I wish, for the record, that the ex-girlfriend had been clearer about what was going on. But as we’ve said on this site a lot, a non-response IS A KIND OF RESPONSE. It’s almost never the response you’re looking for? But nothing sends the message “I don’t want to talk to you right now” more clearly than not talking to you right now.

  23. Sheelzebub said:

    OK, I can’t tar her as a slow fader or him as an entitled asshole, but I do think he needs to chill. My knee jerk reaction is actually sympathy for the LW (for once) as I’ve been in his emotional shoes–it’s no fun when someone you’ve been dating steadily and exclusively dissapears on you. But it stops there for me, because I wasn’t on my dropper after a week of not returning my one call. After a month of no contact whatsoever, I wrote him off as a spineless asshole. I don’t think she’s quite in the same category.

    Reading the letter shows quite clearly that he was after her after one week to hang out. Not: “hey you around to hang out?””sorry, busy.” “that’s cool, hope ur good, let me know if you have time and want to”. It was “omg can you hang out now? well, when??” And a couple of days later “omg can you hang out now?? well, when???” And then OMG I MISS YOU and “she’s not reciprocating my feelings” and OMG WE NEED TO TALK CAN WE TALK NOW? HOW ABOUT NOW? HOW ABOUT NOW??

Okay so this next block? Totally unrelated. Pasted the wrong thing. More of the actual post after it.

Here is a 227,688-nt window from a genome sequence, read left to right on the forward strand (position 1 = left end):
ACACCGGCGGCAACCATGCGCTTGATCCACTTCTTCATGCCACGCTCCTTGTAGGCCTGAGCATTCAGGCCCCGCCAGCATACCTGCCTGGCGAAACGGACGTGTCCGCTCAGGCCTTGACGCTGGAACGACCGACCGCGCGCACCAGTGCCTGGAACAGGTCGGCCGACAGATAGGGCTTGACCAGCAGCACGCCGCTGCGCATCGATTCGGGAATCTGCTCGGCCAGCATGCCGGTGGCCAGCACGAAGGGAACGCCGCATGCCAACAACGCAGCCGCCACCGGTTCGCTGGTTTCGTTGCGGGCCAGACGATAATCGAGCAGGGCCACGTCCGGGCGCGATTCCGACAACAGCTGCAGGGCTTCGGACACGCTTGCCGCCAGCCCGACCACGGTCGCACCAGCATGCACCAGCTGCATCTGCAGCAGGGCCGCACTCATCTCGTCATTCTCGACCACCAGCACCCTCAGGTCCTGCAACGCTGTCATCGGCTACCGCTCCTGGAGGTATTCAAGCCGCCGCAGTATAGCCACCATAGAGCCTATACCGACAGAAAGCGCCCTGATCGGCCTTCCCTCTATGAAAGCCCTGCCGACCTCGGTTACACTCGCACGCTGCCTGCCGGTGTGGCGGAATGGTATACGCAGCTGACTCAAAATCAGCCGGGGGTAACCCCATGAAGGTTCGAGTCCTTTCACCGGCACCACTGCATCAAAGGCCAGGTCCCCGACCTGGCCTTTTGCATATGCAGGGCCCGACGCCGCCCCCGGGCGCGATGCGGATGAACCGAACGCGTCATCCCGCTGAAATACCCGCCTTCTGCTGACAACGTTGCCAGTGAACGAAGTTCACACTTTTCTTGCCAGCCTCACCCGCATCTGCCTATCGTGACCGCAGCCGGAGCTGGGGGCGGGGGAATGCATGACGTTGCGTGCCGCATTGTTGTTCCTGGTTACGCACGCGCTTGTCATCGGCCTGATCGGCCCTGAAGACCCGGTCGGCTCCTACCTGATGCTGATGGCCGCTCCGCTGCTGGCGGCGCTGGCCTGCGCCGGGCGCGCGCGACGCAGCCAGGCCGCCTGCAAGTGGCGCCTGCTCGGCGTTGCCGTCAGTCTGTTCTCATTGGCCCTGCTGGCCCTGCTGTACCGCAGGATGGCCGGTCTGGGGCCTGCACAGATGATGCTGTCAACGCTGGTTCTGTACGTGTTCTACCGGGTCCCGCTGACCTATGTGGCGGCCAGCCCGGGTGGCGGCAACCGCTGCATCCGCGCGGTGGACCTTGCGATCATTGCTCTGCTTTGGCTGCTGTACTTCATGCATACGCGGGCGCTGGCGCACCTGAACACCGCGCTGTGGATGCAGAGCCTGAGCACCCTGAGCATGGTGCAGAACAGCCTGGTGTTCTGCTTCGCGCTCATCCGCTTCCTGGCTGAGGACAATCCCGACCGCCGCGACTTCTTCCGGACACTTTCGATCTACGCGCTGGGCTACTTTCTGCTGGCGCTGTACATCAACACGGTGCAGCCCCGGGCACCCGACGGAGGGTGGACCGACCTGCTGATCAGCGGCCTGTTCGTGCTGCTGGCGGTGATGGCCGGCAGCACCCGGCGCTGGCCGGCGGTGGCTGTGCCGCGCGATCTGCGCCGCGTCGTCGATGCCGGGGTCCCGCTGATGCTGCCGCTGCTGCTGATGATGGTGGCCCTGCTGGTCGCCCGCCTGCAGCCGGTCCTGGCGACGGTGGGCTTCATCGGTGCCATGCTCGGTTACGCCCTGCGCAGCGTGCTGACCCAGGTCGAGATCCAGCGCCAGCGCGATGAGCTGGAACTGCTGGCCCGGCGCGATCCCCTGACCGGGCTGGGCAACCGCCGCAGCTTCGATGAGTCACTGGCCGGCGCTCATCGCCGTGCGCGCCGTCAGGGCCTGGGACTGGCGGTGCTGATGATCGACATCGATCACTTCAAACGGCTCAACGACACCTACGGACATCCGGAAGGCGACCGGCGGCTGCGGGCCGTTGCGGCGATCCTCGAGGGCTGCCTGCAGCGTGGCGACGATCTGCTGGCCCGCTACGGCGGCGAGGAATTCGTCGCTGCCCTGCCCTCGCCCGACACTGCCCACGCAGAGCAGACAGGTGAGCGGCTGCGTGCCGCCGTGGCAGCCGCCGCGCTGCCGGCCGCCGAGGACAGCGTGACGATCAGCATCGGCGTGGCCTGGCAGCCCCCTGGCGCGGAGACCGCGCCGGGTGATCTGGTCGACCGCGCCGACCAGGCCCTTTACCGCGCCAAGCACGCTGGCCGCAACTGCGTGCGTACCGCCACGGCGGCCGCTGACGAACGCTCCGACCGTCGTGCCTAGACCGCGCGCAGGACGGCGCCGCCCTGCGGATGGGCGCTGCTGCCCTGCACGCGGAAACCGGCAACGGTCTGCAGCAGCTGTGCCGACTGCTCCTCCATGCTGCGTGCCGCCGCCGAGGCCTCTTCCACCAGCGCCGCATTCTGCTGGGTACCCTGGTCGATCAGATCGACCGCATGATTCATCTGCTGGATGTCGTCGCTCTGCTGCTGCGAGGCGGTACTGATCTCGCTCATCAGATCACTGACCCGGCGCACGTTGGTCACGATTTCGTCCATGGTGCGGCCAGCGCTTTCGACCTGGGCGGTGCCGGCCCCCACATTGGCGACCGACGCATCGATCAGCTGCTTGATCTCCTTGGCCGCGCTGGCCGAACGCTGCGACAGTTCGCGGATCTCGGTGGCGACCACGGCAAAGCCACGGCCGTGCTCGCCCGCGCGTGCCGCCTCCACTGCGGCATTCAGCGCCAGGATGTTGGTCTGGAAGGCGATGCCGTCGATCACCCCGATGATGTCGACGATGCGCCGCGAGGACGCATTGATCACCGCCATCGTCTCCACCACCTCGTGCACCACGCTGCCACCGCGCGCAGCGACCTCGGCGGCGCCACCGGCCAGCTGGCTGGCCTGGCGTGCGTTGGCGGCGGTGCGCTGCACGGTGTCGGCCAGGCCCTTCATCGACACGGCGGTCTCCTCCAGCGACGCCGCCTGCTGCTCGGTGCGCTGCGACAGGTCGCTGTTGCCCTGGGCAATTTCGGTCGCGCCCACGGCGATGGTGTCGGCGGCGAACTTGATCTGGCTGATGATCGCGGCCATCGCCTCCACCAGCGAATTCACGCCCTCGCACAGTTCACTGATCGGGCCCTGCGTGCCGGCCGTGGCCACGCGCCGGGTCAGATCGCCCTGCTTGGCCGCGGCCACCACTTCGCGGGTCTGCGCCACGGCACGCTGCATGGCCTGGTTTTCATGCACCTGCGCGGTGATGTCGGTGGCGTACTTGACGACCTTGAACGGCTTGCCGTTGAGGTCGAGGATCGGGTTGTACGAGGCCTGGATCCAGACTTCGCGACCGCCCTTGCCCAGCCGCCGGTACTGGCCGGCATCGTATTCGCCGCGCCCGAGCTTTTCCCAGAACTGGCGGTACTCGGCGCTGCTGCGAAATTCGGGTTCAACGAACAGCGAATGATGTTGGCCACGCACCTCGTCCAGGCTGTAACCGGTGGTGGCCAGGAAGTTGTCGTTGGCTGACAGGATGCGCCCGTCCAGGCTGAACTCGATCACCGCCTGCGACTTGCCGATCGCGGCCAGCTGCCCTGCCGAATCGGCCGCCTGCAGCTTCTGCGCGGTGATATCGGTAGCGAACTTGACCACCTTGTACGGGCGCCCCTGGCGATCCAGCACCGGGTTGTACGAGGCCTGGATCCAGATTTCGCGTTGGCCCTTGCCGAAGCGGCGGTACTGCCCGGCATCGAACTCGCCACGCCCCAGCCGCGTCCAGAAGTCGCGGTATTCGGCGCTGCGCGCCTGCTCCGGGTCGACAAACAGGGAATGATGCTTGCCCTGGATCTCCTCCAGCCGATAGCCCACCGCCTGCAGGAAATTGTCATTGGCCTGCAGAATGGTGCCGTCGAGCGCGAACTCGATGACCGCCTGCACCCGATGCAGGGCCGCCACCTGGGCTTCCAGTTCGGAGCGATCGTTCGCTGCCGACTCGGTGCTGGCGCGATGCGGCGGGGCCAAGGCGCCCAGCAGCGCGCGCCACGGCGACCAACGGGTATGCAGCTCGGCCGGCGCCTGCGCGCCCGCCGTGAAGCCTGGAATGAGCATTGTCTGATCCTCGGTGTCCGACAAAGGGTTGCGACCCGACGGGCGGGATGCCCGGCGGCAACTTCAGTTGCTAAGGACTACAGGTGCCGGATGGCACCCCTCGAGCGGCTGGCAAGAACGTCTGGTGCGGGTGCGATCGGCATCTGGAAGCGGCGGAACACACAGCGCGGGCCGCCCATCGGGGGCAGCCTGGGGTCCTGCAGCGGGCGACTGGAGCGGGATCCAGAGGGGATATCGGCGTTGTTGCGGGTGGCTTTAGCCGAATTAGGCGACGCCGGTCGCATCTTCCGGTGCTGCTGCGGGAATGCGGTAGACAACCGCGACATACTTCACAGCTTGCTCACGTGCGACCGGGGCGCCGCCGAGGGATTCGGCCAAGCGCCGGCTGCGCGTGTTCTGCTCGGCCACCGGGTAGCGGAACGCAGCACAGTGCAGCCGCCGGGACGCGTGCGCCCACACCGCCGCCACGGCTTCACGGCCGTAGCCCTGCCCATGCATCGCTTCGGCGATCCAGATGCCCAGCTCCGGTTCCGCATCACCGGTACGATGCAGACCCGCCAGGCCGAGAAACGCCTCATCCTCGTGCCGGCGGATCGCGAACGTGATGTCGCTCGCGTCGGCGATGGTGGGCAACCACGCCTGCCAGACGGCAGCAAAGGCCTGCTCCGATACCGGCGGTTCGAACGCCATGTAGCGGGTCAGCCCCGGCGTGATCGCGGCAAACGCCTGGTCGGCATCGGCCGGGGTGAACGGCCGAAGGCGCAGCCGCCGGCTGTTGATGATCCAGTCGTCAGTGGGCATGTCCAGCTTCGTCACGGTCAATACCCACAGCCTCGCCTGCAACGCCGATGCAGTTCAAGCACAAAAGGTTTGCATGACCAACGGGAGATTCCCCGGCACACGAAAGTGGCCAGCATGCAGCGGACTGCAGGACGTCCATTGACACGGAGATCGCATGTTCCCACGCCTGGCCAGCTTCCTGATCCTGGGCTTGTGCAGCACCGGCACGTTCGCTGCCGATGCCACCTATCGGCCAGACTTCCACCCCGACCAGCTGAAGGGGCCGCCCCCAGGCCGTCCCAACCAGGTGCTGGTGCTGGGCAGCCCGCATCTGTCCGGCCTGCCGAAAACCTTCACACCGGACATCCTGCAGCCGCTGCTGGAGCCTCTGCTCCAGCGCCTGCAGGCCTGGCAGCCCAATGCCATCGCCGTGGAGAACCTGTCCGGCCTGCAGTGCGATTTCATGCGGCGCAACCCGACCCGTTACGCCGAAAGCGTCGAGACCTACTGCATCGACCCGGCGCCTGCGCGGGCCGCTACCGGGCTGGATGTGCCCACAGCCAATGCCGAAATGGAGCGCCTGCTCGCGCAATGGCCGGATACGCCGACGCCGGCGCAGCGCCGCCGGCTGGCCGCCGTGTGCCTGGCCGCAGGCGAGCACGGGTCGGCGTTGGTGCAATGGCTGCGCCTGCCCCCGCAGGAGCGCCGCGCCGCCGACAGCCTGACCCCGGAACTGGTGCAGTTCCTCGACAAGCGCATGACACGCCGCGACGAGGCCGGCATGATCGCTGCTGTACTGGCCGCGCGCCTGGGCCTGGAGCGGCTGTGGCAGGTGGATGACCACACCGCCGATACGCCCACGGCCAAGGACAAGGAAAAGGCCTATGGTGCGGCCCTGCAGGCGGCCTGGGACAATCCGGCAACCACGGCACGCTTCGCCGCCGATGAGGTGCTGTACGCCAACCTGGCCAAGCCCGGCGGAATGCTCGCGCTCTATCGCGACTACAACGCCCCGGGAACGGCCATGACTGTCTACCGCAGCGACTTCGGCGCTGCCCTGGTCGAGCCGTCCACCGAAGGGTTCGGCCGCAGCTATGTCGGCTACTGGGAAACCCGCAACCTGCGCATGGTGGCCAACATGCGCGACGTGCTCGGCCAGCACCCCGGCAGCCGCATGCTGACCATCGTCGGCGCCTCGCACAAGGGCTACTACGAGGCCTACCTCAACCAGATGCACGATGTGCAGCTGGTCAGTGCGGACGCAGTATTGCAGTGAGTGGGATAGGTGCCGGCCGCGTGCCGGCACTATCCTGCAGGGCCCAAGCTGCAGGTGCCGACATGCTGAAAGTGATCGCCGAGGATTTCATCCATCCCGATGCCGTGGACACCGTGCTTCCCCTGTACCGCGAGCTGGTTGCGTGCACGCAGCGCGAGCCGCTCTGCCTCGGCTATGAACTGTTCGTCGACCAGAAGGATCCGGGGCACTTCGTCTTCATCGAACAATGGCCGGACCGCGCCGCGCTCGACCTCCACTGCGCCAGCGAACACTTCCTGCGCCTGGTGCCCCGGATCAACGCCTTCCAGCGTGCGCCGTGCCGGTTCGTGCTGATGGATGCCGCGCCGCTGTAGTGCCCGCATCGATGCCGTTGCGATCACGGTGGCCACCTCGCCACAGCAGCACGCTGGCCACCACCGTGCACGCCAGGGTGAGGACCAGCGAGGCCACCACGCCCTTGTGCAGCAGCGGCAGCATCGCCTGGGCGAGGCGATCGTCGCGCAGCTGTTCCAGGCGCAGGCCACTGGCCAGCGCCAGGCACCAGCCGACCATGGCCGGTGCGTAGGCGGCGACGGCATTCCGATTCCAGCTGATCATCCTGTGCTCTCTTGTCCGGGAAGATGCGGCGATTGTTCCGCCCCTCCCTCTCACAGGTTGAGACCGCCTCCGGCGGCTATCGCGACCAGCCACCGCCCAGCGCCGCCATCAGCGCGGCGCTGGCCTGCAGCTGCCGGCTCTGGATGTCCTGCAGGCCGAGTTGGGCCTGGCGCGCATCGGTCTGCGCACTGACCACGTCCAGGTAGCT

She might have been genuinely busy and clueless, not passive-aggressively breaking up with him. (And then the barrage started and then she might have slowly backed away). He was obviously anxious and thrown by the change–I don’t fault him for those feelings. Unfortunately, he reacted badly to this. I don’t think he’s a bad guy, but I do think he needs to learn some more constructive ways to deal with his anxiety.

    And no. There’s no working this one out.